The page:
Four Food Things to Do on Earth Day

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Today is Earth Day. Our battered planet celebrates a day of appreciation. The ravaging pillager known as mankind has designated a day of reflection and hope…

While some extremists knock all progress that causes pollution or global warming, nobody can deny that the industrialization of the world has improved our lives tremendously over the past centuries. It’s just that we want this progress to be sustainable for centuries to come. Thus, we must figure out how to put back lots of things we’ve taken out. And to minimize future damage as much as we can. Much of this has to do with governmental policies, but individuals can also contribute their share, if not to move the needle, at least to teach our children.

So what are three simple, food related activities each and every one of us can do today, preferably with our family?

1. Drink tap water. Just as safe if not safer than bottled water. And certainly much healthier than soda pop or sugary juice drinks. Having a hard time swallowing? Think of billions of plastic bottles are in landfills and floating in our oceans, never to decompose.

2. Save a cow. Or a pig. or a chicken. Go vegetarian for one day. It won’t kill you. Raising livestock or poultry requires an order of magnitude more water and land than vegetable proteins. Emissions from animals contaminate the soil and atmosphere. Vegetarians save 9 times as much carbon as a driver switching to a hybrid car. Not that we are saying everyone should become a vegetarian, but who said we need to eat meat twice a day, 7 days a week?

3. Plant a plant. Be it a herb in a little pot by your window sill. Two or three tomato plants in your backyard or on your roof. Or perhaps a fruit tree on your front lawn. There’s no better connection with the earth than witnessing the growth of a tiny sapling, or the sprouting of a seed that later becomes a food bearing vehicle. You will have a new appreciation for farmers.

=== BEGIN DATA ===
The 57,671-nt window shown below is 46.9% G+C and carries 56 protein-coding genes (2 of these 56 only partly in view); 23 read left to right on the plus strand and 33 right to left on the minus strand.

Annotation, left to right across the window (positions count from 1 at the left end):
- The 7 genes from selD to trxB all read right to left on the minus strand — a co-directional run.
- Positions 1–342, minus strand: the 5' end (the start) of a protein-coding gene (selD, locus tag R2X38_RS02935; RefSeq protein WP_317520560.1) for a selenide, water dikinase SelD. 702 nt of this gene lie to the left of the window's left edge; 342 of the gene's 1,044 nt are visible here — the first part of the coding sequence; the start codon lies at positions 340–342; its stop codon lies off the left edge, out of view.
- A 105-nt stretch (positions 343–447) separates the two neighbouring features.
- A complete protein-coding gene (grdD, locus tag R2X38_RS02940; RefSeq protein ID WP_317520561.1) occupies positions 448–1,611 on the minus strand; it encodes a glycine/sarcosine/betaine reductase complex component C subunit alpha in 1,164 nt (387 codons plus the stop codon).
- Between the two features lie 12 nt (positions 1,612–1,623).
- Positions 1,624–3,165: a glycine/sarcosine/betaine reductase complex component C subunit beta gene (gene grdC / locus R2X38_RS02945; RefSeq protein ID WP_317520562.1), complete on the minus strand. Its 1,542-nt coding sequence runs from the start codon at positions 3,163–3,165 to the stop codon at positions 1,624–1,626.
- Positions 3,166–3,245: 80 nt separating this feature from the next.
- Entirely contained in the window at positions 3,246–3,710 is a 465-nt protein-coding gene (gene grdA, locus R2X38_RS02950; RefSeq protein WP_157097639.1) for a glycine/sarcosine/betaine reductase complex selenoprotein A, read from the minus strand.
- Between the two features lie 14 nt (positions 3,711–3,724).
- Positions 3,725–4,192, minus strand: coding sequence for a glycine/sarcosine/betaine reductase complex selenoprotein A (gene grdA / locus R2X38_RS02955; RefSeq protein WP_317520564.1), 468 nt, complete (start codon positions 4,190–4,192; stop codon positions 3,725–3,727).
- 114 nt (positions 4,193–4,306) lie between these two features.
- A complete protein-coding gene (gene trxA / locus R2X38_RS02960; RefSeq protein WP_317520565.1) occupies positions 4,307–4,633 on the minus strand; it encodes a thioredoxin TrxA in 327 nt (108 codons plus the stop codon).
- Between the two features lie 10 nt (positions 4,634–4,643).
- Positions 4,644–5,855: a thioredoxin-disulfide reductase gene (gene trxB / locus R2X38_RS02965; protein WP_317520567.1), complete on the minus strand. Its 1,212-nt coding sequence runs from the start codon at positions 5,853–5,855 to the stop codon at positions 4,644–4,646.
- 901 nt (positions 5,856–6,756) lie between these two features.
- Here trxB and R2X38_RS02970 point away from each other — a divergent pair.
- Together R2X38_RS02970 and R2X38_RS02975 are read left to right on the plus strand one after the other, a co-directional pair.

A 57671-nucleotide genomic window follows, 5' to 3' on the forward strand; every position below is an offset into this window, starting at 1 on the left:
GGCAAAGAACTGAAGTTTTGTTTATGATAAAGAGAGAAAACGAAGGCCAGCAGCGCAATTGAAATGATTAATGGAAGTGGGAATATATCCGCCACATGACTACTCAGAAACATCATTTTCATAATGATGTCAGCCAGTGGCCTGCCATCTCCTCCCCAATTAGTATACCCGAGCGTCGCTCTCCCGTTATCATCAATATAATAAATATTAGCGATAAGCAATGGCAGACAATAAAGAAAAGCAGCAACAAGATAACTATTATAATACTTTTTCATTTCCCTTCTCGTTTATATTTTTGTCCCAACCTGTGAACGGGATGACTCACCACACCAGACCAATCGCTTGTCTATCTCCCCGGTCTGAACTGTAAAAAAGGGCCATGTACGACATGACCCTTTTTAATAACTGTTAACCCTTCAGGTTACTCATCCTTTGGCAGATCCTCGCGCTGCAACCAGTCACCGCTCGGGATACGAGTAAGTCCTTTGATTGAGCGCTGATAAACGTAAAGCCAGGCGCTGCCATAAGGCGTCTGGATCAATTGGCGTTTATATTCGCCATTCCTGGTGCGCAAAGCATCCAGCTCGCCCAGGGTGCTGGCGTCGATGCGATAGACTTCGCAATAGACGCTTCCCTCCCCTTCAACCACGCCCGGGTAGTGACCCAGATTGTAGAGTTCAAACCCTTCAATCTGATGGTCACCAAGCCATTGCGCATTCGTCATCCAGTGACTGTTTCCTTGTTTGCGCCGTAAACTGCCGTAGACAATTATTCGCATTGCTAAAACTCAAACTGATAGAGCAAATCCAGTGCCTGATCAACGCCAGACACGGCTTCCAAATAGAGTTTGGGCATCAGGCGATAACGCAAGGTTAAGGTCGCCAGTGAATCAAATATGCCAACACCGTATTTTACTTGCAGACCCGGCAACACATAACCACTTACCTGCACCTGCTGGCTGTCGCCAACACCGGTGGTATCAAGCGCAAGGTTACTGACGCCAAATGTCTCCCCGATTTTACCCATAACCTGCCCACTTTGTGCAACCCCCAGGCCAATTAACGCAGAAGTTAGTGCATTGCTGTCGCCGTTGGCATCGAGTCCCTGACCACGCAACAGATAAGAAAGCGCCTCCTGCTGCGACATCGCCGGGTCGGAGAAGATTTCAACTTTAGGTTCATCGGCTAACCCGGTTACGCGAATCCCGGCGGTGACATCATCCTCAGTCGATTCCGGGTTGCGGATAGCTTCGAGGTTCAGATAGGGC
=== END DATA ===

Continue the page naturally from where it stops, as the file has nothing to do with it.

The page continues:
4. Get Involved. As we mentioned above, government policies and regulations of industry can have substantially far more overreaching effects on our planet’s health. But government officials are in many cases blinded by their relationship with and the support they receive from lobbies representing the worst environmental offenders. Luckily in this age of twitter and facebook, grassroots movements have the power to change the balance of power back in our favor. So what are you waiting for…

More Earth Day ideas on our Pinterest Board.

What are your plans for Earth Day?

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  • Tom Arr

     http://www.latimes.com/health/boostershots/la-heb-meat-eating-reproduction-20120420,0,2388092.story

    “Eating meat helped early humans reproduce, spread around the globe.”

    • http://www.fooducate.com/blog Fooducate

      Thanks Tom, interesting article indeed.

      “She notes, however, that the results say nothing about what humans today should or should not eat.”

      • Tom Arr

        Of course not, don’t want to upset her peers who are slowly getting dumber as they abandon the food source reason for their bigger brains fostered by corrupted ethics.

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  • Jessica

    Although drinking tap water may save the environment from plastic bottles, tap water is not exactly good for your body. The chemicles they have to put in it to clean it, such as floride and chlorine, could kill you in large doses. Who’s to say they do not harm our bodies over a long period of time in small doses?
    Something I learned from the book:
    -Cures the Gov’t doesnt want you to know about by Kevin Trudoough
    Im pro recycling plastic bottles.

  • Suzielouwho

    Tap water is so highly regulated by local governments and states that it is absolutely safe… enough with the scare tactics.

    • aeh

      Not necessarily so. There are a lot of lead pipe problems in DC. You can still drink the tap water, but you have to filter it first.

    • Jessica Wyatt84

      Safe? It doesnt even taste good lol

  • Anonymous

    #2 is not always true or accurate-there are some parts of the US (and the world) where it is easier to raise cattle or dairy cows, then to grow corn, soy and a variety of other crops, i.e., less input required.  Particularly so if it’s not an “industrial” operation. 

    I agree that it’s easy to eat meat/fish only 1-2x/week (if that often) & be healthy or at least, as suggested above, not eat meat every day.

  • Anonymous

    Oh snap, I ate all seafood today!